When hiring consultants or tradespeople to help do something you don’t know how to do, don’t want to do or don’t have time for, a little preparation and truthfulness leads to better results.
Anything from a scribbled list to a formal agenda puts both sides on a similar and more complete path.
Business owners deal with employees, tax accountants, website developers and consultants for various tasks and advice.
Owning a building may additionally include: zoning boards, painters, electricians, plumbers, excavators, landscapers, contract hires, etc.
When minor ideas or irritants surface but are not worthy of contacting someone, start a list.
Prefer more light in the back corner? Write it down. Handy to have another plug in the storeroom? Write it down.
When something significant breaks, then is the time to pull out the list of little things and call the electrician or whatever expert is needed.
Some of my business plan customers ask, what should I bring?
It's a good question, and I make suggestions. For the ones who do not ask, I volunteer suggestions.
If they arrive empty-handed, the likelihood they will finish the process declines.
Consultants ask a lot of questions. Please know it is okay to say, “I don’t know.”
Then make a note to find and supply an answer later. Some clients do not follow through, even though I stop and say, “Write that down.”
To forget once is not a sin. However, when consultants chase after the client repeatedly, it delays the project and increases costs.
Don’t complain that your tax accountant charged a high fee when you routinely danced back and forth for 12 months paying business expenses from your personal account and personal from your business checkbook and didn’t categorize expenses.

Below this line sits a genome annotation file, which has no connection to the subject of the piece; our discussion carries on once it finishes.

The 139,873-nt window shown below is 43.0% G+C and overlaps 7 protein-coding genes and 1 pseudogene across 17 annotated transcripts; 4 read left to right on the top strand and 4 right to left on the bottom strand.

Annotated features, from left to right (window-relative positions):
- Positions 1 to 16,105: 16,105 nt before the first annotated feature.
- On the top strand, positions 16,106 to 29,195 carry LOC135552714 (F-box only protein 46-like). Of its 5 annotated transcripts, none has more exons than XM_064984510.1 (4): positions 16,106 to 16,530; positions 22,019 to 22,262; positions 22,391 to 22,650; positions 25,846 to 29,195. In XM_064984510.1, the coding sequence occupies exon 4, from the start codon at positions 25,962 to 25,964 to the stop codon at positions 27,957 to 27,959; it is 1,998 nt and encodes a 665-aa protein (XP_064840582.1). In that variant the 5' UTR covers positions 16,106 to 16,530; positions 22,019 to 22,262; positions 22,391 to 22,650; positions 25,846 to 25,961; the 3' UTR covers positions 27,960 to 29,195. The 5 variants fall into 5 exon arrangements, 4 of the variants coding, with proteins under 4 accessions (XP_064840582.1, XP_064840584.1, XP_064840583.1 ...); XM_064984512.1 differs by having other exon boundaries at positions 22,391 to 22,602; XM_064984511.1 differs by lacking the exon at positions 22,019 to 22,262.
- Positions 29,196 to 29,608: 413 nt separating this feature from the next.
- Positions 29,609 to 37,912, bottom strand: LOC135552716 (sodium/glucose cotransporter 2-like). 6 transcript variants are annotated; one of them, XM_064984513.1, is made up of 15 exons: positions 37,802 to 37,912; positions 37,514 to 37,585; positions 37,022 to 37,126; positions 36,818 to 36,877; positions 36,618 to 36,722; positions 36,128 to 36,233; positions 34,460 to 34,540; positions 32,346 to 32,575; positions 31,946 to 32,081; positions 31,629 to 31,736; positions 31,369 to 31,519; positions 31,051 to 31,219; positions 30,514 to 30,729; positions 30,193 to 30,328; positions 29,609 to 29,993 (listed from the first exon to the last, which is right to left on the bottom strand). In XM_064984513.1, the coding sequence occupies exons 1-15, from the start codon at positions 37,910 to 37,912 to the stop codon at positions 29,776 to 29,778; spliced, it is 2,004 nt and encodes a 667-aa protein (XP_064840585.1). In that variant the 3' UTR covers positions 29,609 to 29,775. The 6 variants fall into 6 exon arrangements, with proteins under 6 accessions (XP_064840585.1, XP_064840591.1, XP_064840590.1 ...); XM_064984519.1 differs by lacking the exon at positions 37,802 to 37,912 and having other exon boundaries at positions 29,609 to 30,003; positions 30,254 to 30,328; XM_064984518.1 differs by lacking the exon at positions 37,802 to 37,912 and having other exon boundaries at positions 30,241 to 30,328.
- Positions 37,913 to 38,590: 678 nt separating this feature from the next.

You are lucky any professional accepted the mess.
It is surprising how many entrepreneurs don’t really know the registered name of their business entity.
Saying it is registered when it is not is not recommended. I catch some of these by searching the New York state Department of State website (www.dos.ny.dos/corps) to include proof of an LLC, S Corp or C Corp registration in a business plan.
This saves lenders time, or prevents a delay while processing a loan request, if the mentioned name does not legally exist.
And, finally, it’s never good to lie.
When asked how much rent needs to be paid before access to leased space, don’t simply say $1,000 because that's the monthly rent.
A consultant will suggest the landlord likely requires first month, last month, plus security, equaling $3,000.
Don’t say, “That’s true, but just forecast $1,000.” One client who did that ran out of money and left the country six weeks after opening, sticking providers, equipment lessor and landlord with unpaid bills.
Charlene Maurer Finerty, owner of Plans and Profits, LLC, edits, teaches and writes custom business plans. See PlansAndProfits.com. She also offers a Write-Your-Own-Business Plan class on DVD at BusinessPlanWritingClass.com. Email firstname.lastname@example.org anytime or call 343-1515 from 9 a.m.-7 p.m. Her column appears alternating Mondays.